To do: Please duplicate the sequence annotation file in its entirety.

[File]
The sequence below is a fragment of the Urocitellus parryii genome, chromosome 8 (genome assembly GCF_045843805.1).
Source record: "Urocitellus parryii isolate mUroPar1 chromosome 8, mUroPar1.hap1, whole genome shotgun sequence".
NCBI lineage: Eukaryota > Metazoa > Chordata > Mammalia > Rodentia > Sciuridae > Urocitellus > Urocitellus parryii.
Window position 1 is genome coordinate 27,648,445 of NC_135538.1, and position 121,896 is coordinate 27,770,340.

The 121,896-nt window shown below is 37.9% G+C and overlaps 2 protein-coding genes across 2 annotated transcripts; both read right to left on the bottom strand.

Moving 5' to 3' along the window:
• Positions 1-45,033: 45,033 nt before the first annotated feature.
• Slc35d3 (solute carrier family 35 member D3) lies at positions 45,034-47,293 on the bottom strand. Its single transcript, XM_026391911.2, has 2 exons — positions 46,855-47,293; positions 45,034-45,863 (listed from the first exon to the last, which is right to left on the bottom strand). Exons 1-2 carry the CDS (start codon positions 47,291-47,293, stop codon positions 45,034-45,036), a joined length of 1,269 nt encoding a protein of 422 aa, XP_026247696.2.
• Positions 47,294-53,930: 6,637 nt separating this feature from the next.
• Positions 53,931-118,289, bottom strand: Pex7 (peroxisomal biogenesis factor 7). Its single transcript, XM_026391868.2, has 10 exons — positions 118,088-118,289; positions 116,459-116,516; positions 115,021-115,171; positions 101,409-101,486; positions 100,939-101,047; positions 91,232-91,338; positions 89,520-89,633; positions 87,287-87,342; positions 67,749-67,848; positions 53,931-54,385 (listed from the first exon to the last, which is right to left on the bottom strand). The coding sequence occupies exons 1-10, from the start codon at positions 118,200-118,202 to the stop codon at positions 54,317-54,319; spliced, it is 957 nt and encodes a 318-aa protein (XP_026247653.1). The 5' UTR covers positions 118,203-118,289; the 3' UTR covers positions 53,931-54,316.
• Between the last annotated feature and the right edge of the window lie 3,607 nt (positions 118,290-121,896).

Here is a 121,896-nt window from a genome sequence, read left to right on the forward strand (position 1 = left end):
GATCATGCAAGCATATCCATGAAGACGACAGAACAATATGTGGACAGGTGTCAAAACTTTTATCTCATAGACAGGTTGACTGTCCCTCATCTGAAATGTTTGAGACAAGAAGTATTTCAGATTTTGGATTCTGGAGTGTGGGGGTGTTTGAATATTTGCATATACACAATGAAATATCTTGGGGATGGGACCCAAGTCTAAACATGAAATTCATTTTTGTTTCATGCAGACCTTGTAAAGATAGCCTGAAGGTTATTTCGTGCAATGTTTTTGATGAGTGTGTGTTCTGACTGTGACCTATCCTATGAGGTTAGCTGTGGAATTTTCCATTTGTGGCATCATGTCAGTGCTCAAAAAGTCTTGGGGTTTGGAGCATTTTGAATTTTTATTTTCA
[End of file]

The sequence below is a fragment of the Urocitellus parryii genome, chromosome 8 (genome assembly GCF_045843805.1).
Source record: "Urocitellus parryii isolate mUroPar1 chromosome 8, mUroPar1.hap1, whole genome shotgun sequence".
NCBI lineage: Eukaryota > Metazoa > Chordata > Mammalia > Rodentia > Sciuridae > Urocitellus > Urocitellus parryii.
Window position 1 is genome coordinate 27,648,445 of NC_135538.1, and position 121,896 is coordinate 27,770,340.

The 121,896-nt window shown below is 37.9% G+C and overlaps 2 protein-coding genes across 2 annotated transcripts; both read right to left on the bottom strand.

Moving 5' to 3' along the window:
• Positions 1-45,033: 45,033 nt before the first annotated feature.
• Slc35d3 (solute carrier family 35 member D3) lies at positions 45,034-47,293 on the bottom strand. Its single transcript, XM_026391911.2, has 2 exons — positions 46,855-47,293; positions 45,034-45,863 (listed from the first exon to the last, which is right to left on the bottom strand). Exons 1-2 carry the CDS (start codon positions 47,291-47,293, stop codon positions 45,034-45,036), a joined length of 1,269 nt encoding a protein of 422 aa, XP_026247696.2.
• Positions 47,294-53,930: 6,637 nt separating this feature from the next.
• Positions 53,931-118,289, bottom strand: Pex7 (peroxisomal biogenesis factor 7). Its single transcript, XM_026391868.2, has 10 exons — positions 118,088-118,289; positions 116,459-116,516; positions 115,021-115,171; positions 101,409-101,486; positions 100,939-101,047; positions 91,232-91,338; positions 89,520-89,633; positions 87,287-87,342; positions 67,749-67,848; positions 53,931-54,385 (listed from the first exon to the last, which is right to left on the bottom strand). The coding sequence occupies exons 1-10, from the start codon at positions 118,200-118,202 to the stop codon at positions 54,317-54,319; spliced, it is 957 nt and encodes a 318-aa protein (XP_026247653.1). The 5' UTR covers positions 118,203-118,289; the 3' UTR covers positions 53,931-54,316.
• Between the last annotated feature and the right edge of the window lie 3,607 nt (positions 118,290-121,896).

Here is a 121,896-nt window from a genome sequence, read left to right on the forward strand (position 1 = left end):
GATCATGCAAGCATATCCATGAAGACGACAGAACAATATGTGGACAGGTGTCAAAACTTTTATCTCATAGACAGGTTGACTGTCCCTCATCTGAAATGTTTGAGACAAGAAGTATTTCAGATTTTGGATTCTGGAGTGTGGGGGTGTTTGAATATTTGCATATACACAATGAAATATCTTGGGGATGGGACCCAAGTCTAAACATGAAATTCATTTTTGTTTCATGCAGACCTTGTAAAGATAGCCTGAAGGTTATTTCGTGCAATGTTTTTGATGAGTGTGTGTTCTGACTGTGACCTATCCTATGAGGTTAGCTGTGGAATTTTCCATTTGTGGCATCATGTCAGTGCTCAAAAAGTCTTGGGGTTTGGAGCATTTTGAATTTTTATTTTCA